The Sunday News
continued from last week
The Lancaster Conference and the Build-up to Nkomo’s temporary setback
In 1979, Cde Nkomo’s Zapu and Cde Mugabe’s Zanu delegations under the PF banner took part in the final push for diplomatic transition at the Lancaster Conference held in London.
This roadmap towards the election which brought Zimbabwe’s majority rule followed a ceasefire proposal by Ian Smith’s government between 10 September and 21 December 1979. Britain, the USA, and the Frontline States took part in this conference.
The conference’s proceedings were chaired by Lord Carrington who at the time was a trusted British foreign policy strategist.
While Cde Nkomo was the centre of attraction in the Geneva negotiation, Cde Mugabe seemed to have attracted inconceivable popularity during the Lancaster Conference.
His fame at the Lancaster Conference was a culmination of the divisive tactics deployed by the imperialist forces since the Geneva negotiations.
However, the proposal for equal and universal suffrage was at the centre of the conference’s deliberations.
Britain’s preference for Cde Mugabe was mainly caused by Cde Nkomo’s proximity to Russia which had aided ZPRA’s military triumph.
Consequently, on the part of the British and the US, it was strategic should Cde Mugabe take charge of the post-independent state.
This would be good in ensuring the obliteration of Russia’s political influence in Southern-Africa.
Zapu’s post-Lancaster triumph entailed victory of Soviet hegemony in independence Zimbabwe and the region at large.
The peripheral placing of Cde Nkomo during the Lancaster negotiation became the major starting point of his political demise.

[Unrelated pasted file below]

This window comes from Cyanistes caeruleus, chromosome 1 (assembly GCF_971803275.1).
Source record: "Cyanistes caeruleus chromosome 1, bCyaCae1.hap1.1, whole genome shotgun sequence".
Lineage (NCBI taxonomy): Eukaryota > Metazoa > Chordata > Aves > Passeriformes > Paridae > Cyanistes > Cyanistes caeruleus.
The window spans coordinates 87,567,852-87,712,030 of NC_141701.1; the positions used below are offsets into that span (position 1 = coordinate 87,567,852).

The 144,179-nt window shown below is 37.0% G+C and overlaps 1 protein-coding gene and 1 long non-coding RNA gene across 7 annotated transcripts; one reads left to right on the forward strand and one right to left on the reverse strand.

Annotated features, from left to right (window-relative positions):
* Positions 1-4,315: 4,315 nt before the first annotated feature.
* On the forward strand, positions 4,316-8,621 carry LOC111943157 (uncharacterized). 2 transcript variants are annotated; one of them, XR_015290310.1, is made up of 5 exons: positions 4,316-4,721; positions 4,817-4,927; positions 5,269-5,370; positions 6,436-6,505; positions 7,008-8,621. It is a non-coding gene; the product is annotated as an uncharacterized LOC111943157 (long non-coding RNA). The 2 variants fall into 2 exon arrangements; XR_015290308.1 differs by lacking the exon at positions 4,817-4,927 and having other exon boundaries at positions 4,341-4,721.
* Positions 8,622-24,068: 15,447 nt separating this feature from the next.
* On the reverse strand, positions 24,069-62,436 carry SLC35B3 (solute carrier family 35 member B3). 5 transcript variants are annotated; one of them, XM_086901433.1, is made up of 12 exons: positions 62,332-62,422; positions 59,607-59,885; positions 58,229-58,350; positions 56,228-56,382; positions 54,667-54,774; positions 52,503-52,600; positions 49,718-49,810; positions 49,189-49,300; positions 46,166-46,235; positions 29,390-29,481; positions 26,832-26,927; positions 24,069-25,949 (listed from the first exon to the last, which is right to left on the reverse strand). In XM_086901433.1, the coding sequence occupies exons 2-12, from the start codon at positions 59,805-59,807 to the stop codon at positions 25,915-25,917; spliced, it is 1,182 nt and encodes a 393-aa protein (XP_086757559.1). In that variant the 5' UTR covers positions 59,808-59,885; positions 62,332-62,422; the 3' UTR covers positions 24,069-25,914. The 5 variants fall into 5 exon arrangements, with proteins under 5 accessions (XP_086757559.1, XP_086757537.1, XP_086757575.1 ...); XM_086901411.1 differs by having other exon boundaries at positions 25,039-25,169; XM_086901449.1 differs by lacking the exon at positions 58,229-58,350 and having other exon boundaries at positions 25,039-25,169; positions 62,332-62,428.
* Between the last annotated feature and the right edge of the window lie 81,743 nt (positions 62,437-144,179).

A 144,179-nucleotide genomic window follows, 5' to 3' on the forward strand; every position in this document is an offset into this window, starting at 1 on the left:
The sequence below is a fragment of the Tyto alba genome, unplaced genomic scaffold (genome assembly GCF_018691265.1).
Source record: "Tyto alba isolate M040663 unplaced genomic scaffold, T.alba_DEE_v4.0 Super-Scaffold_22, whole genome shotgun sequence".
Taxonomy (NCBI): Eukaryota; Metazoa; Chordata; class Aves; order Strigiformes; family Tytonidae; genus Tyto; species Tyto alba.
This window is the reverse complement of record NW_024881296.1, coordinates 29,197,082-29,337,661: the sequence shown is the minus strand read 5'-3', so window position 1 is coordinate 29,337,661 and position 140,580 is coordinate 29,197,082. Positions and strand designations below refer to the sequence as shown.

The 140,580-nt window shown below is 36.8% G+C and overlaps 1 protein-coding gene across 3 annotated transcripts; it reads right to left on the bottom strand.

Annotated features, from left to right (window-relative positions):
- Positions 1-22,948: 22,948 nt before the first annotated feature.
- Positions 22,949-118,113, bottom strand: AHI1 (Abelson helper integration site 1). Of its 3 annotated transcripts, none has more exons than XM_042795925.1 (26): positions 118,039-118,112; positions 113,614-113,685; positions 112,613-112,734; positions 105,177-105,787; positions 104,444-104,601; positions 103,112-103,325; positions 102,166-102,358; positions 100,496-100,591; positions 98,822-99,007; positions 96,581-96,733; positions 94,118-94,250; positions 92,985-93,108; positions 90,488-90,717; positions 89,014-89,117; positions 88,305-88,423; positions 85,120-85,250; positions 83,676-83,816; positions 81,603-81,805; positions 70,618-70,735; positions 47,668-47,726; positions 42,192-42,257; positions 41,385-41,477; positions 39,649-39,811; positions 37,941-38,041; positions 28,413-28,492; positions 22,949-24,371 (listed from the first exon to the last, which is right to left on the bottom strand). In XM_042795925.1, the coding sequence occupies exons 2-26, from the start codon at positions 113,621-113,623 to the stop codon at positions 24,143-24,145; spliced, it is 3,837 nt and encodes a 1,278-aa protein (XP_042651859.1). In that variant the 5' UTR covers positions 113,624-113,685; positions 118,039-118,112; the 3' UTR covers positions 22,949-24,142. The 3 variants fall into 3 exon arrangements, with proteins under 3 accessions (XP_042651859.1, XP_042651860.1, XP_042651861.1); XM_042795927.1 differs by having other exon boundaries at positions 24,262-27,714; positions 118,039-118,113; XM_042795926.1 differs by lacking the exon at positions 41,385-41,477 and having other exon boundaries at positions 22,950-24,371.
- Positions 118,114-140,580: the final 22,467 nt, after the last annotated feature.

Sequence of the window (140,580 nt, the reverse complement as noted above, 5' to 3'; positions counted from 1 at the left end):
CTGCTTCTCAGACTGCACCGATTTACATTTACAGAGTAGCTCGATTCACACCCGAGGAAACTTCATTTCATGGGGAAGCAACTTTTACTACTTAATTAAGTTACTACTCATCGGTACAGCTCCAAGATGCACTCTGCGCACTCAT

Cde Nkomo’s diplomatic purging was working in the interest of the Cold-War situation at the time in favour of British interests.
The diplomatic decapitation of Cde Nkomo was engineered by the British in a bid to have absolute control of the post-independence transitional process without Russia’s antagonising interferences.
The British had direct economic interests to secure in post-independence Zimbabwe. Therefore, a sustainable political environment needed to be created to preserve the West’s economic interests in independent Zimbabwe.
Resultantly, the Patrioc Front ( a united force between Zanla and Zira) had to be tactically split.
During the preparations for the Lancaster negotiations, it is said that Cde Nkomo ignored the guidance from ZPRA’s command structure to take part in the Lancaster Conference.
It was our view in the military that ZPRA had outdone Smith’s forces and it was only logical for war to be continued with no retreat as this was the only justified means to seize power.
It is also believed that Cde Nkomo’s decision to take part in the Lancaster Conference was largely driven by the advice he was receiving from some Whites who were perceived to be misleading him to political oblivion.
Therefore, Zapu’s participation in the Lancaster Conference seemed more politically correct in the eyes of those in the political strata, but the military front had wide resentments about participation in the Lancaster.
Moreover, the exclusion of Russia as an interested stakeholder in the transitional roadmap set at the Lancaster Conference was indicative of Britain and America’s monopolistic determination to shape Zimbabwe’s independence politics.